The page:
We first look at the term associated with the interference between the diffraction and the forward transmission. In ray optics, the amplitude of a scattered ray [23

23. H. C. van de Hulst, Light Scattering by Small Particles (Wiley, 1957).

,38

38. J. A. Lock, “Ray scattering by an arbitrarily oriented spheroid. II. Transmission and cross-polarization effects,” Appl. Opt. 35(3), 515–531 (1996). [CrossRef] [PubMed]

40

40. F. Xu, K. F. Ren, X. Cai, and J. Shen, “Extension of geometrical-optics approximation to on-axis Gaussian beam scattering. II. By a spheroidal particle with end-on incidence,” Appl. Opt. 45(20), 5000–5009 (2006). [CrossRef] [PubMed]

] is given by
S(Θ)=ka(ηΘηsinΘ)1/2ε,
(14)
where Θis the scattering angle, η is a defined variable such that the impact factor,ηa, specifies the distance between an incident ray and the central ray. Note, η=0corresponds to the central ray, whereas η=1 indicates the ray of glancing incidence. In Eq. (14), the coefficient ε is associated with the Fresnel reflection and refraction and is independent of the aspect ratio for the central ray. According to the optical theorem, the extinction cross section is associated with the amplitude scattering matrix in the forward direction. Here, we are interested in the transmitted rays without undergoing internal reflections because high order transmitted rays are less important (see relevant discussion in [23

23. H. C. van de Hulst, Light Scattering by Small Particles (Wiley, 1957).

] for a sphere). Thus, at Θ=0, Eq. (14) is simplified as
S=kalimη0ηΘε,
(15)
and
ε=[1(1m1+m)2].
(16)
In the case of a sphere, van de Hulst [23

23. H. C. van de Hulst, Light Scattering by Small Particles (Wiley, 1957).

] proved the following relation:
Ssphere=kam2(m1)ε=ka2m2(m+1)(m21).
(17)
For a spheroid, after some mathematical analysis (see Appendix), we obtain
Sspheroid=kam2(m1)ε|mc/a(m1)c3/a3|.
(18)
When the sphere is modified to be a spheroid, a change in the phase delay is obvious, given by ρ=2(m1)βc, where βc=kc. Based on Eq. (18), the change of the phase delay and the cross-sectional area of πa2, Qext,geois modified to be
Qext,geo=28βc(ca)Im{m2(m1)(m+1)2e2i(m1)βcmc/a(m1)c3/a3×[1i16βc(516+12m9mm1)j1(m1)2j+1(m+1)2je4imjβc2jm+1+O(βc2)].
(19)
For optically soft particles (i.e.,m1), Eq. (19) reduces to the following form:
Qext,geo=24Im[eiρρ(1+i98ρ)].
(20)
According to the ADT, the extinction efficiency is given in the form [9

9. G. R. Fournier and B. T. N. Evans, “Approximation to extinction efficiency for randomly oriented spheroids,” Appl. Opt. 30(15), 2042–2048 (1991). [CrossRef] [PubMed]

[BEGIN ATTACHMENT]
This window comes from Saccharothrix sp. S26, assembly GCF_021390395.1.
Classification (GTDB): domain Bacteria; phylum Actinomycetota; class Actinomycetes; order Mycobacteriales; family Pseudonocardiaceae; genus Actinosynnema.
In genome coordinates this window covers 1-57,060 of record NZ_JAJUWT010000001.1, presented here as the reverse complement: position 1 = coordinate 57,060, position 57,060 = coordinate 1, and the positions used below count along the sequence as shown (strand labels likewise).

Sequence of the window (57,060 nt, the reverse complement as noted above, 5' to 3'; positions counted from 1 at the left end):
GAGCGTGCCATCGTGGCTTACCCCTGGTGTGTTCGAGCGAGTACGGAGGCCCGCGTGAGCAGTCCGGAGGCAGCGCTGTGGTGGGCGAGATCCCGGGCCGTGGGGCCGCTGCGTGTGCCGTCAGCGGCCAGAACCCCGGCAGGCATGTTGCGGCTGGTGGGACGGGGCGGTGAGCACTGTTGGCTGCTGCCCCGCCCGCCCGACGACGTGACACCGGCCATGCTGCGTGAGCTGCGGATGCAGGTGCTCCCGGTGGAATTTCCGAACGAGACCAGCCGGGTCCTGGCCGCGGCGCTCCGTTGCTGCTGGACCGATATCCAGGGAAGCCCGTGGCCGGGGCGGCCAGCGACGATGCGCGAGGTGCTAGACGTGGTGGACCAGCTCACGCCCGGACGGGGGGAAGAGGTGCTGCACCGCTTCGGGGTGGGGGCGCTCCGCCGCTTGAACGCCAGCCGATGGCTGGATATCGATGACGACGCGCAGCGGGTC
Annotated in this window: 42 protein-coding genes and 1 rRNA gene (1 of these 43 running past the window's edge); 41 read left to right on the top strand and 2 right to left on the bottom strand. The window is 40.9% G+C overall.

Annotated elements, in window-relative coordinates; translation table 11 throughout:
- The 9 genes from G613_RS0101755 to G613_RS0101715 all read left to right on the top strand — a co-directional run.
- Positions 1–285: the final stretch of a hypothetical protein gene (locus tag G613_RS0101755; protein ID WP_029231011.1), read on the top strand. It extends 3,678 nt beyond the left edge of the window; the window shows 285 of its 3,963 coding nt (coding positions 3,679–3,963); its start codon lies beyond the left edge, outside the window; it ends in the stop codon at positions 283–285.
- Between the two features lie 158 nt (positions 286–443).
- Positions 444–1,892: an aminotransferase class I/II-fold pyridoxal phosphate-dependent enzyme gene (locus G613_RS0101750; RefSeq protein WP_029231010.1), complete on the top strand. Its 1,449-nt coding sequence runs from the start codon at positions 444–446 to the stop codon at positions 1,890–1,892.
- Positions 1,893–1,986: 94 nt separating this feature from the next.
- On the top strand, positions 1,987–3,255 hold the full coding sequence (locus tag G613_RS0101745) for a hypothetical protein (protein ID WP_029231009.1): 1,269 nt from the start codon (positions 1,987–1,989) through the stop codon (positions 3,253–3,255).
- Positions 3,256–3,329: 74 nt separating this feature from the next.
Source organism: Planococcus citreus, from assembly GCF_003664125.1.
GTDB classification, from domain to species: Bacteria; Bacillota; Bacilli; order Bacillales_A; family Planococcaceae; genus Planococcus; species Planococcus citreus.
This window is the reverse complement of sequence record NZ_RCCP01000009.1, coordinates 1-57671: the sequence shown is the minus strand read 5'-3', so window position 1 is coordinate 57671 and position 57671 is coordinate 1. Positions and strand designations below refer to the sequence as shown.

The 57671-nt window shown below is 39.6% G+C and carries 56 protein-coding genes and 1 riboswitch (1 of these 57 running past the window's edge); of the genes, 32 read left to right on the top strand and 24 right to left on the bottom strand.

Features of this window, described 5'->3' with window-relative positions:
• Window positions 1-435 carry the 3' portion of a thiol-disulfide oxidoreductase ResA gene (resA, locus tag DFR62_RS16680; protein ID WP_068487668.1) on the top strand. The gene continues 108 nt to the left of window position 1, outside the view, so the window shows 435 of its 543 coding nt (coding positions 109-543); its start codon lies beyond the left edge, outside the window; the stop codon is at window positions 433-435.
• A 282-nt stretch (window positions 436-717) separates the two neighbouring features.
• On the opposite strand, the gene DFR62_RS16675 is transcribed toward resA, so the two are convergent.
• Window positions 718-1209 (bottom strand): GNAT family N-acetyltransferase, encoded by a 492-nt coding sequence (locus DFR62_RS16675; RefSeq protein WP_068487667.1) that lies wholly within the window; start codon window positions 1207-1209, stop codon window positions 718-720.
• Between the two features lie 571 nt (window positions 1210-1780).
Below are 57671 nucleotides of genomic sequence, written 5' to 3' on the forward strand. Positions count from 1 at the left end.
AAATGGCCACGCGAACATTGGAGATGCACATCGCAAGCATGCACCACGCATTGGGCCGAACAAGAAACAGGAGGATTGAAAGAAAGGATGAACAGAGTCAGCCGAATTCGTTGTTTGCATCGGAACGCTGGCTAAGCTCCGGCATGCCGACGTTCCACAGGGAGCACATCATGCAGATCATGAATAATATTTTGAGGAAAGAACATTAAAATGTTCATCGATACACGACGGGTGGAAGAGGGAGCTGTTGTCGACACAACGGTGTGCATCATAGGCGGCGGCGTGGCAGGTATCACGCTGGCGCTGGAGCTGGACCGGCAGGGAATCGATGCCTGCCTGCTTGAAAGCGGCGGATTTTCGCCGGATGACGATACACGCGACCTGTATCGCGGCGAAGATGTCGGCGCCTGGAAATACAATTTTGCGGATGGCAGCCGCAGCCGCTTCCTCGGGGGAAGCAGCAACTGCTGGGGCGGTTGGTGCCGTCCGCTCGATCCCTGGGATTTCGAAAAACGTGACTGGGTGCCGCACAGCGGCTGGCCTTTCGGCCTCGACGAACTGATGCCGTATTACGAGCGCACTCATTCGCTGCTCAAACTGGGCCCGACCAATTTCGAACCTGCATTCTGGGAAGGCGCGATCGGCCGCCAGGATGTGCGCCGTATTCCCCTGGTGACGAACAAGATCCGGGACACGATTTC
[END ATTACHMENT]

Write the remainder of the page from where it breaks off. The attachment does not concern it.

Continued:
]
Qext,geo=24Im[eiρρ+ieiρ1ρ2].
(21)
Equations (20) and (21) are independent of the aspect ratio and have the same lower order terms but different higher order terms. Note that the FE formula directly extends Eq. (21), valid for optically soft particles, to optically hard particles without modifications except for a change in the phase delay. In the present formalism, Eq. (19) is essentially valid for all the refractive indices.

When the particle becomes optically harder, Eq. (19) diverges at the aspect ratio of m/(m1). Figure 3 displays a defined modified factor f=Sspheroid/Ssphere as a function of the particle aspect ratio for different refractive indices.
Fig. 3 Shape factor associated with the divergence of the first order transmitted ray. (a) prolate spheroid. (b) oblate spheroid. Note that, for a prolate spheroid, the shape factor has delta peaks, which correspond to the forward glory.
As can be seen from Fig. 3, the modified formula Eq. (19) is valid for all oblate spheroid cases, but only valid for a prolate spheroid with a particle aspect ratio larger than a critical value m/(m1) where the denominator of Eq. (18) is zero. At the critical aspect ratio, the ray has no divergence in the forward scattering direction and the forward glory occurs [38

38. J. A. Lock, “Ray scattering by an arbitrarily oriented spheroid. II. Transmission and cross-polarization effects,” Appl. Opt. 35(3), 515–531 (1996). [CrossRef] [PubMed]

].

Now we turn to the modification of Qext,edge. According to van de Hulst [23

23. H. C. van de Hulst, Light Scattering by Small Particles (Wiley, 1957).

] and Jones’s explanation [24

24. D. S. Jones, “Approximate methods in high-frequency scattering,” Proc. R. Soc. A 239, 338–348 (1957). [CrossRef]

,25

25. D. S. Jones, “High-frequency scattering of electromagnetic waves,” Proc. R. Soc. Lond. A Math. Phys. Sci. 240(1221), 206–213 (1957). [CrossRef]

], the edge-effect contribution to the extinction cross section is associated with the curvature of a profile at the glancing point. In the case of the end-on incidence, the profile is an ellipse and the radius of the curvature is the same at each glancing point and equals c2/a. The first order edge-effect contribution to the extinction cross section at one glancing point within a differential length ds of the boundary separating the illuminated and the shadow sides is given by
C1ext,edge=(0.9962k2/3(c2a)1/3)ds.
(22)
Equation (22) is independent of the location of the glancing point. Multiplying Eq. (22) by 2πa/(πa2)yields the efficiency,
Q1ext,edge=1.9924βc2/3(ca)4/3.
(23)
Following the same reasoning and including higher order terms, we have
Qext,edge=c1βc2/3(ca)4/3+c2βc(ca)+c3βc4/3(ca)2/3+c4βc5/3(ca)1/3.
(24)
In contrast to studies in the literature [22

22. K. N. Liou, Y. Takano, and P. Yang, “Light absorption and scattering by aggregates: application to black carbon and snow grains,” J. Quant. Spectrosc. Radiat. Transf. 112(10), 1581–1594 (2011). [CrossRef]